This concept –honoring real heroes – is mirrored by Revo’s own choices for their brand ambassadors. They’re not superstar athletes or famous musicians, but artists, environmentalists and adventurers, like mountain climber Jimmy Chin, explorer Sebastian Copeland and ocean activist Alexandra Cousteau. Coincidentally, Alexandra recently joined Oceana as a Scientific Advisor.
Just last month, Alexandra joined our expedition in the Baltic Sea to help its crew explore the Baltic’s brackish waters and collect data that will assist Oceana in conservation and fisheries management proposals. Because of her association with Oceana, you won’t find Alexandra listed among the finalists for the Ocean Heroes Awards next Wednesday, but you will find 6 adults and 6 young people whose spirit, dedication and energy make them, like Alexandra, valuable artillery in the fight to the protect the world’s oceans.
World Oceans Day was this past Friday, and as we mentioned in our last post, Oceana headed up to the National Aquarium in Baltimore to take part in their special celebration of the seas.
Divers enter the aquariums exhibits every day to feed the animals and clean the tanks, but on Friday there was a very special dive. National Aquarium CEO John Racanelli joined Oceana’s very first Ocean Hero, John Halas, for excursions into the Atlantic coral reef and Wings on the Water exhibits.
The Atlantic coral reef exhibit was John Halas’ first aquarium dive, but far from his first experience with that ecosystem. He earned the Ocean Hero award in 2009 for his more than 30 years of working to protect coral reef systems in Florida. He retired earlier this year, but has been busy traveling to places like Jamaica and Trinidad and Tobago to help install environmentally friendly buouy systems.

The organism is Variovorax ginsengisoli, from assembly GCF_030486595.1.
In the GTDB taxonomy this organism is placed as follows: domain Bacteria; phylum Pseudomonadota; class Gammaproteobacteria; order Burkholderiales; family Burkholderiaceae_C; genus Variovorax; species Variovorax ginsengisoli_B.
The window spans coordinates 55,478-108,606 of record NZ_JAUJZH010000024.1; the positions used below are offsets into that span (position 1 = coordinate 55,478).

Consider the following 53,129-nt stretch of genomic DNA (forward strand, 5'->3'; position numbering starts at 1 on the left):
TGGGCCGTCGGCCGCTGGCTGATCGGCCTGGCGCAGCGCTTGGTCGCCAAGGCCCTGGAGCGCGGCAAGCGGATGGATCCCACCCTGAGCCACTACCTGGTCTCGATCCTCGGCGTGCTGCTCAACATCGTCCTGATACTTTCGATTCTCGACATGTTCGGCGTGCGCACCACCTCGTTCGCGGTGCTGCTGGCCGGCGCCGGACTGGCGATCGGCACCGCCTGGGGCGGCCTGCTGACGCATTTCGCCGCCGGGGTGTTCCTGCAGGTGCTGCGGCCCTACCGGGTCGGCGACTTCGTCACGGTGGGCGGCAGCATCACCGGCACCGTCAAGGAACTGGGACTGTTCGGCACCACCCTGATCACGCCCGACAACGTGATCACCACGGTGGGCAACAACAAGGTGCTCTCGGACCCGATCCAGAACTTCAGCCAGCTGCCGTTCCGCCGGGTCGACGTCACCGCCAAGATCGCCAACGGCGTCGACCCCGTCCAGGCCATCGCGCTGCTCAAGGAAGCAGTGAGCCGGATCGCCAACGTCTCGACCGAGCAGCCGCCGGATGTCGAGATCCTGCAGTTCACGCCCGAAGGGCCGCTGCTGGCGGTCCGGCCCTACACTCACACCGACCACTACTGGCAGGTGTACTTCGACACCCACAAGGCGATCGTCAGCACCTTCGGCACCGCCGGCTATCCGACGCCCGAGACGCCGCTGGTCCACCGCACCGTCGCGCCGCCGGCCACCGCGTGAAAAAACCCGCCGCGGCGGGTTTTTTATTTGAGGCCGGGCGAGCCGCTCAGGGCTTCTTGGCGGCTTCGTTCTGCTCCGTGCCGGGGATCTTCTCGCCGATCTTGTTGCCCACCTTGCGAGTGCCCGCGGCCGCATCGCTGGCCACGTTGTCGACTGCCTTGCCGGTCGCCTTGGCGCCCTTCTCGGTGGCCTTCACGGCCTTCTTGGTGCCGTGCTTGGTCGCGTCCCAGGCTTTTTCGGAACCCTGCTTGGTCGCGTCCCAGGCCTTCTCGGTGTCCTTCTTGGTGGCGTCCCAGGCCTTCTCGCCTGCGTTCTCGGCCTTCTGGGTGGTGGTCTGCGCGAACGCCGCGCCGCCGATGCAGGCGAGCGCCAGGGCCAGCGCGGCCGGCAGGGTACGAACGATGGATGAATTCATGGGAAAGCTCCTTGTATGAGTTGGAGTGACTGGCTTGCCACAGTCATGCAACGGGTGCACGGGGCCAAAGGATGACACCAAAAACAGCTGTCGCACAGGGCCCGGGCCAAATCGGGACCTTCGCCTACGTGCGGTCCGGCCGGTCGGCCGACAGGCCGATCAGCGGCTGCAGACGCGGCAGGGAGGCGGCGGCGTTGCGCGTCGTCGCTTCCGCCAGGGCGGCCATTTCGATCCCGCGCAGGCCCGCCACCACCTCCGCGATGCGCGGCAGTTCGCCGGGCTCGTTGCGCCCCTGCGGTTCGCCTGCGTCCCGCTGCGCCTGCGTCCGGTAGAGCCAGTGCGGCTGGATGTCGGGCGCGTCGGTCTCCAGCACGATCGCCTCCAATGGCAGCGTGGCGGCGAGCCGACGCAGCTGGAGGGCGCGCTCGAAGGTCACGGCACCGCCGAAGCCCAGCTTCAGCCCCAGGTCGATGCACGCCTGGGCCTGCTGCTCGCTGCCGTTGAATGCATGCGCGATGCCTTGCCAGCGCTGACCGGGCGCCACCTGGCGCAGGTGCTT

In Wings on the Water, John Halas got to meet Calypso, the friendly three-flippered sea turtle that lives in the Aquarium. You can check out video from both dives and interviews with John Racanelli and John Halas over at the Baltimore Sun.
Do you know someone who does great things for the oceans like John? Nominations for our 2012 Ocean Heroes Award are open now and we’re searching for people of all ages and backgrounds who are working hard to protect the world’s oceans. Don’t forget to get your nominations in by June 20th!
Many thanks to the National Aquarium for hosting us and doing such great work to protect the world’s oceans.
Happy World Oceans Day!
The ocean does a lot for us — it generates much of the oxygen we breathe, provides us with nutritious food to eat and regulates our climate. But if we want to hold onto these valuable resources, we have to take care of the ocean the way it takes care of us.